Sea rush

Sea rush
Image: John Tann
Community type

Reed swamp

Habitat type

Tidal wetlands and macrophytes beds

Sea rush grows in dense tussocks up to 2 metres tall along the banks and shallows of wetlands. It has long leaves and from October to January has clustered reddish-brown flowers up to 20 cm long. Rushes have shallow spreading roots which help bind soil and reduce bank erosion. They, along with other rushes and sedges, provide a filtering service lining the edge of wetlands to trap sediments in runoff, thereby keeping waterways clean. Sea rush also helps to oxygenate the water and sediment of wetland areas by ‘leaking’ excess oxygen through their roots. This, along with their dense structure, makes them an ideal microhabitat for many animals such as spiders, beetles and small birds.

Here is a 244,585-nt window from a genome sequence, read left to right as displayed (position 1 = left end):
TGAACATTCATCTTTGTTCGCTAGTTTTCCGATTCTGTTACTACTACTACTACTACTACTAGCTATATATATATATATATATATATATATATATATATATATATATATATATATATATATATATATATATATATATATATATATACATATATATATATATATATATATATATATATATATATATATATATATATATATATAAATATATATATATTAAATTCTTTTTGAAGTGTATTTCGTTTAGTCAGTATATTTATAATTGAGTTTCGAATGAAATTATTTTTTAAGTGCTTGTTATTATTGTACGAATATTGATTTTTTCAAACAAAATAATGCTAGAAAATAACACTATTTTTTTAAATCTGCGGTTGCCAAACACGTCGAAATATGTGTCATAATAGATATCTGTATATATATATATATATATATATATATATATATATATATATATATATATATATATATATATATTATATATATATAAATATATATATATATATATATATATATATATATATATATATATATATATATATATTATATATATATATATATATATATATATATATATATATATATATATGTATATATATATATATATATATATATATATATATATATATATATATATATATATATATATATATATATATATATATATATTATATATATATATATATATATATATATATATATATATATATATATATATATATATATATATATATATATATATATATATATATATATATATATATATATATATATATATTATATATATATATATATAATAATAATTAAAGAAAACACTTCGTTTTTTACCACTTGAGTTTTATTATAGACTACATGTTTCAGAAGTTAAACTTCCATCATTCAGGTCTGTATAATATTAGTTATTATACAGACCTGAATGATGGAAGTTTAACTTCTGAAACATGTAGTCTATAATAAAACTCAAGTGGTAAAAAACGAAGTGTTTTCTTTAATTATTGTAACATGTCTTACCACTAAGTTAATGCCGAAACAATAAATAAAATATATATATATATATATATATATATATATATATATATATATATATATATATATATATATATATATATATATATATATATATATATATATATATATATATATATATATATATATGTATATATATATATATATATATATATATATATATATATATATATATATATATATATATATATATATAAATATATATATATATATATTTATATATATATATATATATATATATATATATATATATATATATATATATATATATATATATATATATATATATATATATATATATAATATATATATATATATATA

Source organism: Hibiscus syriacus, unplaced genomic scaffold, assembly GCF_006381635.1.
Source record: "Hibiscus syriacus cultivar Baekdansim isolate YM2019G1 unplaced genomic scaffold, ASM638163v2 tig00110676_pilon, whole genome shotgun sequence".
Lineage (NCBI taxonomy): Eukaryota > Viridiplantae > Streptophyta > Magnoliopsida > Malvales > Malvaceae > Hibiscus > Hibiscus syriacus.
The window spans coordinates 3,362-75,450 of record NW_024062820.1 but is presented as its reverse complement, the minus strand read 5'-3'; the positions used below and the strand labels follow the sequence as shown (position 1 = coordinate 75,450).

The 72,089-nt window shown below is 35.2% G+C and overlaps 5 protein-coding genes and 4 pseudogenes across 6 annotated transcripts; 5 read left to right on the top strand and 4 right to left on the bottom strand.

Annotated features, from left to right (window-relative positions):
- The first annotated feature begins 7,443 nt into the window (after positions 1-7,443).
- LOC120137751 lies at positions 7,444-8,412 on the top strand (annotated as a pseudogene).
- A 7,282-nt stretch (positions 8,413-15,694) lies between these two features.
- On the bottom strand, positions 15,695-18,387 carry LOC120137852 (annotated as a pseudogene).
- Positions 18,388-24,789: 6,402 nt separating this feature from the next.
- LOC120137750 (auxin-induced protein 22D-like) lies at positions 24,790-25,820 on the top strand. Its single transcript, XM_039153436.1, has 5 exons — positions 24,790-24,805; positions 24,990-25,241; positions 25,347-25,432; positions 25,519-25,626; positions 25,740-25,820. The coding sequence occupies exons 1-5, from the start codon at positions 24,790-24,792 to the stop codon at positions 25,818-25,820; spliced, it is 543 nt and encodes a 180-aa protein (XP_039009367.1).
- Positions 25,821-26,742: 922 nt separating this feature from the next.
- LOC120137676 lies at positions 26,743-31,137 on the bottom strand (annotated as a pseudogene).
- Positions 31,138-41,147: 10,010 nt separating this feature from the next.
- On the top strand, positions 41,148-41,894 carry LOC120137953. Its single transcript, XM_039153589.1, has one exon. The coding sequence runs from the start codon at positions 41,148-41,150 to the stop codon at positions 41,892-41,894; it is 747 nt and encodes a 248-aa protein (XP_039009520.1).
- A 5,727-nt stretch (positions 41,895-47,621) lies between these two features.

Much of the text within the species area of our website was written by Veronica Thorpe, as part of the Derwent River Wildlife Guide (2000).

The DEP has developed a variety of classroom and outdoor activities focused around the key estuary habitats of tidal wetlands, salt marshes and rocky reefs. These include classroom materials, online resources, interpretive walks, games and sensory experiences.